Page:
Being out in the countryside with my dogs gives me time to think. I’ve learnt the pleasure of solitude without being lonely, and that’s a good feeling for me.

Welcome to "Man with two dogs" - the family website for dog owners and dog walkers.

This is my countryside diary which appears each Saturday in the Dundee Courier newspaper.

A bright start

January 5th, 2013

SOMEONE SAID we Scots have more words to describe rain than the Greeks, which is scarcely surprising when you compare that hot, Mediterranean country with Scotland. After recent experience it wouldn’t be surprising if the list of rainy adjectives had grown.

The New Year seemed set on a positive, sunny start and the Doyenne and I made plans to take the dogs out for the day on Wednesday. Imagine our frustration to be greeted that morning by yet another downpour. We decided to go out anyway and by elevenses time the clouds were clearing and there was enough blue sky to make a pair of elephant’s pyjamas.

We headed north out of Fettercairn on the B966 and turned right at Clatterin’ Brig towards Drumtochty Glen and Auchenblae. The road crosses a ford over a burn called the Slack Water. It was anything but slack on Wednesday, flooded with water pouring off the Glen Saugh side of the Cairn o’ Mount.

Drumtochty Forest was a favourite walking destination when the family were young but we hadn’t driven round that way for a while. The Luther Water, which eventually joins the River North Esk just below the Upper Northwaterbridge, winds through the steep-sided, narrow glen. The burn had burst its banks in several places and the roadsides looked pretty washed-out, but it will all come right again in springtime.

From Auchenblae the road to Glenbervie takes you along a high shoulder of hills with long views to the east and the coast that we had forgotten. The sun was shining through retreating clouds and we were pleased we’d got out.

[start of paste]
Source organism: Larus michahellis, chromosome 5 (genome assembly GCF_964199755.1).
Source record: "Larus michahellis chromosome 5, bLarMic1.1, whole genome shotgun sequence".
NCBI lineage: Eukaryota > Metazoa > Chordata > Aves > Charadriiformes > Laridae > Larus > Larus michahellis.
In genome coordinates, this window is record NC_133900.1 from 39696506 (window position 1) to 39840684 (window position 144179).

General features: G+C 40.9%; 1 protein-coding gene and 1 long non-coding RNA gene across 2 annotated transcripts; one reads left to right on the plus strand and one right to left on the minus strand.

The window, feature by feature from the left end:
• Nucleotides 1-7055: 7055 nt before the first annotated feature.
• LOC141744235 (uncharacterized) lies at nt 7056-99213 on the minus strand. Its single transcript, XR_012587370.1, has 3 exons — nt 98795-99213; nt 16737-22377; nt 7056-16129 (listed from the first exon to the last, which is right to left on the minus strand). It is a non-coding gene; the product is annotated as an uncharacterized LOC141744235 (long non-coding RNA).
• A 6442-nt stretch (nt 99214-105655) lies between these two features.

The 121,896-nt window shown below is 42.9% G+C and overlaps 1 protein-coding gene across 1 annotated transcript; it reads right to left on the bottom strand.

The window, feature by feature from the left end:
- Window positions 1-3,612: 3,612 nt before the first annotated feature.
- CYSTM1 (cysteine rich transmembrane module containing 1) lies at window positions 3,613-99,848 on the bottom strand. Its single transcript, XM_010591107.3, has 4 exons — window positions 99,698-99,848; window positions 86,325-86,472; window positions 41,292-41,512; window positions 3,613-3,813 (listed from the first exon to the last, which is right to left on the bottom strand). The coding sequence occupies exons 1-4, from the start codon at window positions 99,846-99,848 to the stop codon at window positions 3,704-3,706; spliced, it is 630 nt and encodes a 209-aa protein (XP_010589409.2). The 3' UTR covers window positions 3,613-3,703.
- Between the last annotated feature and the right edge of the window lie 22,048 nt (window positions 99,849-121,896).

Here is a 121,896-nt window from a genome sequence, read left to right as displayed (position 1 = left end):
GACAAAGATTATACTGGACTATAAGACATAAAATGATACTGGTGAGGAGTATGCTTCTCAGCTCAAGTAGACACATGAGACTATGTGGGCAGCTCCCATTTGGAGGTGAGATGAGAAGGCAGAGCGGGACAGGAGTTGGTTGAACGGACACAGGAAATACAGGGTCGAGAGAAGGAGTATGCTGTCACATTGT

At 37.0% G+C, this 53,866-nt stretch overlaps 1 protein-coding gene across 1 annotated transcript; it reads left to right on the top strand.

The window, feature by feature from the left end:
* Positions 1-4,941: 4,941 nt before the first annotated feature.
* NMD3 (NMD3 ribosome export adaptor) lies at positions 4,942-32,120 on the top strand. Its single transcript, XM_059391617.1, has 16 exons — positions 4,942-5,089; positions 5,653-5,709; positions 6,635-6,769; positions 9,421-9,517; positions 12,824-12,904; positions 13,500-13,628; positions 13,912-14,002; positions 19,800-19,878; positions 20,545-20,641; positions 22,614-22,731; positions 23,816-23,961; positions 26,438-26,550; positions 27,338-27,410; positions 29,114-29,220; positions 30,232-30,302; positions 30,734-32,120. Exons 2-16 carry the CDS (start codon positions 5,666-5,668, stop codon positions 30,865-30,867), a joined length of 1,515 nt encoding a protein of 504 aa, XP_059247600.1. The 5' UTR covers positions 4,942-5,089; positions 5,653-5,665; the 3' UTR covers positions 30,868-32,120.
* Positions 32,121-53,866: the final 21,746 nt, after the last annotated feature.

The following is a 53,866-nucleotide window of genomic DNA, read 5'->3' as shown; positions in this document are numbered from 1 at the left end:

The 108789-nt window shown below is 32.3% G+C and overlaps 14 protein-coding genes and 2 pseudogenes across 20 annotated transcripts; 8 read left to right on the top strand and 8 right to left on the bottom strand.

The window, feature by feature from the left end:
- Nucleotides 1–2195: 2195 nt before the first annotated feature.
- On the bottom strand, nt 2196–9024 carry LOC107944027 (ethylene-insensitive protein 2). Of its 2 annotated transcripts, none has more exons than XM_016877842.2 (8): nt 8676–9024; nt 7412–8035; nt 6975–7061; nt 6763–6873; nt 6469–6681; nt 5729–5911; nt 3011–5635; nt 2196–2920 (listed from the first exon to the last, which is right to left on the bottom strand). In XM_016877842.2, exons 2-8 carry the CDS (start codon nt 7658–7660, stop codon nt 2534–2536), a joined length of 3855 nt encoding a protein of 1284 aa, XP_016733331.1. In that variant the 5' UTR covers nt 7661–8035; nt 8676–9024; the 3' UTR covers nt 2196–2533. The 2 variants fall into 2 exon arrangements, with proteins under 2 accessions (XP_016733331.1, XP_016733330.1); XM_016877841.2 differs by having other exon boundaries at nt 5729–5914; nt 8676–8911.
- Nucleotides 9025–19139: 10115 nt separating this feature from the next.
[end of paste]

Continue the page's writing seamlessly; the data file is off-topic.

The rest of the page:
Old kirkyards are a great attraction for me. The headstones are usually a fascinating source of information and names that are familiar historically sometimes turn up in surprising places.

I couldn’t resist the finger post directing us to Glenbervie Kirkyard. Moss-covered walls give an indication of its age. Our national poet Robert Burns’ ancestors farmed in the district and are buried there. A sneaky, chill wind was blowing up the Bervie Water which runs through the glen separating the graveyard and Glenbervie House on the opposite side, and we decided we’d make another visit in the spring.

Around about 1967 I bought a Glenbervie springer spaniel. Mrs Badenoch-Nicolson of Glenbervie was a noted breeder of the dogs and well regarded in the field trials world. Jasper was a memorable dog who exhibited great goodwill to the world at large – except hens. Nonetheless I remember him with affection tempered with frustration at some of his more wayward behaviour.

A short step on then through Drumlithie on our way to the coast, turning right onto the A90 and first left onto the unclassified road with passing places which joins the B967 at Arbuthnott. You are in Sunset Song country now and the Lewis Grassick Gibbon centre is on the left as you leave the village.

We made a welcome lunchtime stop at the Harbour Bar in Gourdon. Proper old fashioned chicken broth with lumps of meat, pearl barley, neep and plenty other vegetables helped warm us up again.

I know I shouldn’t listen to other people’s conversations, but I couldn’t help overhearing at the bar that if you want prize-winning onions you should plant them on the shortest day of the year. I’ll not be featuring in the prize lists!

We arranged to meet a friend and walk with the dogs down to the beach at Kinnaber Moor, outside Montrose, where the effects of the recent heavy weather were evident.

I’ve written before about the war-time dragon’s teeth, part of our WW11 coastal fortifications. Large concrete blocks were built into the sand as anti-tank obstacles to prevent sea-borne invading German tanks driving inland.

The high seas have eroded the dunes, toppling over the last of the dragon’s teeth which for more than seventy years have been a first line of defence on St Cyrus, Montrose and Lunan Bay beaches.

We met two Labrawoodles, the outcome of a union between a Labradoodle (that’s a Labrador/Standard Poodle cross) and an Irish Wheaten Terrier. A bit wild and woolly and nice natured dogs, but I wonder where it all may end.

There was time for a cup of tea and a slice of Christmas cake and then the drive home for dogs’ supper.

Written on Saturday, January 5th, 2013 at 10:15 pm for Weekly.